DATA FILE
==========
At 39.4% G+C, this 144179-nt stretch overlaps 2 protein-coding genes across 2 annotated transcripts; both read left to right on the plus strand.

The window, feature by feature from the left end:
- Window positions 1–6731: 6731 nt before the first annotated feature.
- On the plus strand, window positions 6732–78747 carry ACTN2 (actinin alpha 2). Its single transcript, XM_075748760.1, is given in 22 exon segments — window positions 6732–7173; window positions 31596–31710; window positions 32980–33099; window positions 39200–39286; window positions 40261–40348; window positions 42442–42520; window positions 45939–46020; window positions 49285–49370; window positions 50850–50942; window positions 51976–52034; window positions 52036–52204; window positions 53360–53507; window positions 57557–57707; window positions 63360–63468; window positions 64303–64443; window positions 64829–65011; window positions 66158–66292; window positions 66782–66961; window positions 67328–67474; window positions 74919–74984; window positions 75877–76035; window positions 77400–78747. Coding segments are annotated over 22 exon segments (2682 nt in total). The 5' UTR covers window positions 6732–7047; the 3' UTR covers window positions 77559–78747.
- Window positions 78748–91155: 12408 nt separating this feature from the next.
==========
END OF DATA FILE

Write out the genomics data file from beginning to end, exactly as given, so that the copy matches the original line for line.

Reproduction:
At 39.4% G+C, this 144179-nt stretch overlaps 2 protein-coding genes across 2 annotated transcripts; both read left to right on the plus strand.

The window, feature by feature from the left end:
- Window positions 1–6731: 6731 nt before the first annotated feature.
- On the plus strand, window positions 6732–78747 carry ACTN2 (actinin alpha 2). Its single transcript, XM_075748760.1, is given in 22 exon segments — window positions 6732–7173; window positions 31596–31710; window positions 32980–33099; window positions 39200–39286; window positions 40261–40348; window positions 42442–42520; window positions 45939–46020; window positions 49285–49370; window positions 50850–50942; window positions 51976–52034; window positions 52036–52204; window positions 53360–53507; window positions 57557–57707; window positions 63360–63468; window positions 64303–64443; window positions 64829–65011; window positions 66158–66292; window positions 66782–66961; window positions 67328–67474; window positions 74919–74984; window positions 75877–76035; window positions 77400–78747. Coding segments are annotated over 22 exon segments (2682 nt in total). The 5' UTR covers window positions 6732–7047; the 3' UTR covers window positions 77559–78747.
- Window positions 78748–91155: 12408 nt separating this feature from the next.